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Walton Heath

Uncompromising and Unsurpassed

By: Nick Edmund

Appeared in January/February 1999 LINKS

Historically, heathland golf was not intended to be superior parkland golf. It was meant to be an imitation of links golf, or rather an attempt to emulate links conditions. In particular, those conditions consisted of a playing surface comprised of compacted, sand-based turf, which heath invariably provides,and the unfettered influence of the wind.

Walton Heath occupies high ground, approximately 650 feet above sea level on the edge of the North Downs. It is very exposed; what trees there are provide little protection from the elements. While there are no rhododendrons to beautify the surroundings, there is a sprinkling of elegant pines, and during autumn the scattered silver birches turn bonfire orange. Then, of course, there is the profusion of rust-cum-purple colored heather, and no heathland course has a greater or thicker coating of heather than Walton Heath.

It was between 1902 and 1904 that this landscape was transformed into a golf course by Herbert Fowler. It is said that he spent week upon week riding horseback through the heather searching for ideal green settings. He positioned many greenside bunkers several yards short of the putting surfaces—not to deceive golfers and confuse their perception of distance (though it achieved this), but because he wanted players to be able to bounce and run the ball onto greens, just as they would do on a links course.

Fairway cross bunkering, seldom seen nowadays even in Great Britain, is another prominent theme at Walton Heath. The majority of Fowler’s bunkers, both fairway and greenside, were built deep and framed—sometimes enveloped—by heather, and they remain so today. In fact, almost a century after its opening, and despite some minor revisions necessitated when a motorway was constructed adjacent to the property, Walton Heath appears very much as it did in Fowler’s time.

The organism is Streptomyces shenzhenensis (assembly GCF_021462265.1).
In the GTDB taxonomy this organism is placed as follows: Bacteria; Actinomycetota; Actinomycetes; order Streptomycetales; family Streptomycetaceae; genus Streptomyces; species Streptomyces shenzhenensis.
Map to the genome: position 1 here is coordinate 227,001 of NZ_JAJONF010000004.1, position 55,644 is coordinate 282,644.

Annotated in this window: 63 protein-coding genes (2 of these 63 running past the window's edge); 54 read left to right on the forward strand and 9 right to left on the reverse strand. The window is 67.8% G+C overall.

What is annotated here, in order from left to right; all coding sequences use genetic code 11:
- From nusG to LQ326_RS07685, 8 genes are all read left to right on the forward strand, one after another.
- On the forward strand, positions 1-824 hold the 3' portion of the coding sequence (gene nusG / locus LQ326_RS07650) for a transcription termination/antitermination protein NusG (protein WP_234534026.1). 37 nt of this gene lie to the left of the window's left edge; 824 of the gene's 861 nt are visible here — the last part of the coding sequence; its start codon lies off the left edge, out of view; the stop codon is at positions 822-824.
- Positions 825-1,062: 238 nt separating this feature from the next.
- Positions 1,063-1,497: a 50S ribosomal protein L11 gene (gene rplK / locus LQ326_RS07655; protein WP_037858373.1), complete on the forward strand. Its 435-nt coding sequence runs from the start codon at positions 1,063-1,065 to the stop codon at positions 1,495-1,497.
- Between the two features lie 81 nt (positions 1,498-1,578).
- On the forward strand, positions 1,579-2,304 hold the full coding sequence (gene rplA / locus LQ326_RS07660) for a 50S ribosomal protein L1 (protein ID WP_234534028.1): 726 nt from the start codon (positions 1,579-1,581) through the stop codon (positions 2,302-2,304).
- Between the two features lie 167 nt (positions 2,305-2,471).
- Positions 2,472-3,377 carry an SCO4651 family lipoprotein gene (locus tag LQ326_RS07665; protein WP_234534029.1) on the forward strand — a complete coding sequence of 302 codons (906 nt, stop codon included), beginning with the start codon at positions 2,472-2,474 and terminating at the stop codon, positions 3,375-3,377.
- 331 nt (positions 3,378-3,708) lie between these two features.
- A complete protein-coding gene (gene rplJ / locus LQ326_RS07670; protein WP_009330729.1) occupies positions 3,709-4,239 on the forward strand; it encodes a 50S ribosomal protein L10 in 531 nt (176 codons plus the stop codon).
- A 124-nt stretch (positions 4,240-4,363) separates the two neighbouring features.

More to the point, it plays very much as it did in Fowler’s time: Walton Heath is maintained firm and fast, so encouraging the diversity of approach shots he intended; the wind is a constant factor; and the swathes of dense, tangling heather that patrol the fairways and the network of obstacle course-like traps are punitive. Yet, the fairways are generous in width, the placement of bunkers often rewards strategic play and the greens are generally large, surprisingly quick and extremely true. The examination the Old Course sets is tough but fair.

In terms of routing, if not general character, Walton Heath is a tale of two halves. After a stuttering start—the club cannot decide whether its opening hole plays better as a short, potentially drivable par 4 or stern par 3—the front nine marches away from the clubhouse in an out-and-back links-type fashion.

The back nine is the more memorable and occupies more exciting terrain. In contrast to the front nine, every hole runs in a different direction from its predecessor. From the 14th in, the course rises to yet another level. No less a judge than Tom Weiskopf has described the finishing sequence at Walton Heath as one of the best he has ever played.

Many distinguished figures have been associated with Walton Heath over the years. The club’s first professional was James Braid, winner of five British Opens, who served the club from 1904 until his death in 1950. Before the war, both Winston Churchill and the Prince of Wales were Walton Heath members. Numerous important amateur and professional events have been staged on the Old course, including five European Open Championships and the 1981 Ryder Cup.

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